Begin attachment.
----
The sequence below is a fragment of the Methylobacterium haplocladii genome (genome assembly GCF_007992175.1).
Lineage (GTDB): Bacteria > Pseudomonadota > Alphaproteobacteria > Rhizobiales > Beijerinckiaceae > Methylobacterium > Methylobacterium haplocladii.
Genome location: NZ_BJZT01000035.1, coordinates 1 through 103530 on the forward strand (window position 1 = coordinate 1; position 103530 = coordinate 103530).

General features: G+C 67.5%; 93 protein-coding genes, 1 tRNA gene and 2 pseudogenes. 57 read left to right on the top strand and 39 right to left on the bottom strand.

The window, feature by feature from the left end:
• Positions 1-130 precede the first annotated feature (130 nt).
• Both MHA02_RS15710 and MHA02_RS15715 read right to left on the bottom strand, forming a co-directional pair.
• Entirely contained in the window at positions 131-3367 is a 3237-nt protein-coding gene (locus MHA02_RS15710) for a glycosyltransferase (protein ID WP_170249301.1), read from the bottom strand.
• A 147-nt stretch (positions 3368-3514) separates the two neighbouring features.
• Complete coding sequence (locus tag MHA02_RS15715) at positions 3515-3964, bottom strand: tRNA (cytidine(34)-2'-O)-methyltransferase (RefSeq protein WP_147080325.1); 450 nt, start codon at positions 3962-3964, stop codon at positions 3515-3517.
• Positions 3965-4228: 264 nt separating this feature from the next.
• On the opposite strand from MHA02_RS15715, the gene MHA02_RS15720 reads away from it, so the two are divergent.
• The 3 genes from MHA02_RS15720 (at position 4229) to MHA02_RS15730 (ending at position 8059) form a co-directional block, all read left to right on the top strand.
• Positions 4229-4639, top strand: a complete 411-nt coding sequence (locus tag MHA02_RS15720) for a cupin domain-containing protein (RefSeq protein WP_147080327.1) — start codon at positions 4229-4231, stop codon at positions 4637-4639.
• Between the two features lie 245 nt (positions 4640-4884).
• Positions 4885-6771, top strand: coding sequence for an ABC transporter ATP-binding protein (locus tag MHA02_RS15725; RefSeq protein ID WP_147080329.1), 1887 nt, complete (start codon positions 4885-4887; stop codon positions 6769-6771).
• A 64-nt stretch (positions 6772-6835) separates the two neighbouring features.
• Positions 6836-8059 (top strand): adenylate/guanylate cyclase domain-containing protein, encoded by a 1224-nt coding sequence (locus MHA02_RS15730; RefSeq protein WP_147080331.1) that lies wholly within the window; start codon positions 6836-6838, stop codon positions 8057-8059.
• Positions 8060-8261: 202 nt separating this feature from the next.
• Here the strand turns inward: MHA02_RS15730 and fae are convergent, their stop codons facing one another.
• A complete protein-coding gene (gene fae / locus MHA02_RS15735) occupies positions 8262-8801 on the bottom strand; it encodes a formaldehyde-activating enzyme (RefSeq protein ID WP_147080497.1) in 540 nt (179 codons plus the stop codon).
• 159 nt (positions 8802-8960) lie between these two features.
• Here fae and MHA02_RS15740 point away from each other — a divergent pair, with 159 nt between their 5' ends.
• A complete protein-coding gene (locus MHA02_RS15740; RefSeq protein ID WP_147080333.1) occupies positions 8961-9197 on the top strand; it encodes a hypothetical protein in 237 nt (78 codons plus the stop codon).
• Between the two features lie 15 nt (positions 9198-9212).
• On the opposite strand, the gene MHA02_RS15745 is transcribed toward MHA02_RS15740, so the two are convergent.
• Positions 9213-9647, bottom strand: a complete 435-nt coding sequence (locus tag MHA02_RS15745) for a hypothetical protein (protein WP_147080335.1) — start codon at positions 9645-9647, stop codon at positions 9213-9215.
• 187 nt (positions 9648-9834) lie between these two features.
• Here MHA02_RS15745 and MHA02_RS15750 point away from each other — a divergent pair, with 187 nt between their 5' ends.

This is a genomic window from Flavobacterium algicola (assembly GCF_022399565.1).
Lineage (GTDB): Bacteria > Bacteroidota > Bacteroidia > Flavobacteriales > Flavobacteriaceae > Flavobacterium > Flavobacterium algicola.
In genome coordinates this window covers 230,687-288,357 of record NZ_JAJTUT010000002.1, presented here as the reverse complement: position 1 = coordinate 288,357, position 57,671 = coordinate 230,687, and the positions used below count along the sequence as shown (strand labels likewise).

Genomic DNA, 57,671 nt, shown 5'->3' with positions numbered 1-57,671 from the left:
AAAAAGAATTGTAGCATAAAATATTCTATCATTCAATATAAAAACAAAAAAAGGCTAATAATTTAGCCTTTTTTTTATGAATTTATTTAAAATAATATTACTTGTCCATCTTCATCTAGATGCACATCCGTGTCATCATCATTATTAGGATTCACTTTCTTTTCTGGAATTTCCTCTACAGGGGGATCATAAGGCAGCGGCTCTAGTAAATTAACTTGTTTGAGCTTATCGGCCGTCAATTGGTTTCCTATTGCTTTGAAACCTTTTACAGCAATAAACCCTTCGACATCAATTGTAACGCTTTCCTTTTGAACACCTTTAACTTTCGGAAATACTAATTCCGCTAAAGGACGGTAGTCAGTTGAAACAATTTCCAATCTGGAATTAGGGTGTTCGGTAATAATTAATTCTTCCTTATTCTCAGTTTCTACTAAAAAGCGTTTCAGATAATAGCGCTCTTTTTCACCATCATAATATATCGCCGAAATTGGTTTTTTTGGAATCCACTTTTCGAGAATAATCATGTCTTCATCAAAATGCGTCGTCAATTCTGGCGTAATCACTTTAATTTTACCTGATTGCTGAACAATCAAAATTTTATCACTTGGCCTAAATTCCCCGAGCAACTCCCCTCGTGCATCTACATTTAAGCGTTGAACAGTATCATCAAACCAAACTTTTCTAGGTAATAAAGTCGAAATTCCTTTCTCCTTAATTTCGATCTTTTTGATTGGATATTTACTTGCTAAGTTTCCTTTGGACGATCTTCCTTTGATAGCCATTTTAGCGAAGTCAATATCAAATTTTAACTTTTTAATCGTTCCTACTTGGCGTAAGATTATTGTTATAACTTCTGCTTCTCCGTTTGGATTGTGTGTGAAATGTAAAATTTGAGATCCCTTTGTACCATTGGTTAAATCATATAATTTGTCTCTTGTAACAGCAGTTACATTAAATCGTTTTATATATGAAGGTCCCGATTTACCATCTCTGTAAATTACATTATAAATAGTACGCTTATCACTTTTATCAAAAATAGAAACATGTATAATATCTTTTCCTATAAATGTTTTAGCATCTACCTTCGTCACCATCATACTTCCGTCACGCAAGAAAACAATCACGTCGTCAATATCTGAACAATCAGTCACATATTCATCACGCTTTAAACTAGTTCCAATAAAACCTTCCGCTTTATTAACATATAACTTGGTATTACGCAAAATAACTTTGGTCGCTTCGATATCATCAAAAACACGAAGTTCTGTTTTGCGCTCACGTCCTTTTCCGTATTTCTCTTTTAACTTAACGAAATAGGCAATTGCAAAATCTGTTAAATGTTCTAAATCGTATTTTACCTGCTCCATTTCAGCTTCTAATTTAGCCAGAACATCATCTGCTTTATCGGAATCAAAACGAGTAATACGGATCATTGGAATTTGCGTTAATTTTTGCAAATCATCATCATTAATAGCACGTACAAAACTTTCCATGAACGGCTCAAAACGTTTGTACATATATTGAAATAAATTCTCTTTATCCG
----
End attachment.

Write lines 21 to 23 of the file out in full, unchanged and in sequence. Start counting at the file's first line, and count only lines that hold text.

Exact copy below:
• A complete protein-coding gene (gene fae / locus MHA02_RS15735) occupies positions 8262-8801 on the bottom strand; it encodes a formaldehyde-activating enzyme (RefSeq protein ID WP_147080497.1) in 540 nt (179 codons plus the stop codon).
• 159 nt (positions 8802-8960) lie between these two features.
• Here fae and MHA02_RS15740 point away from each other — a divergent pair, with 159 nt between their 5' ends.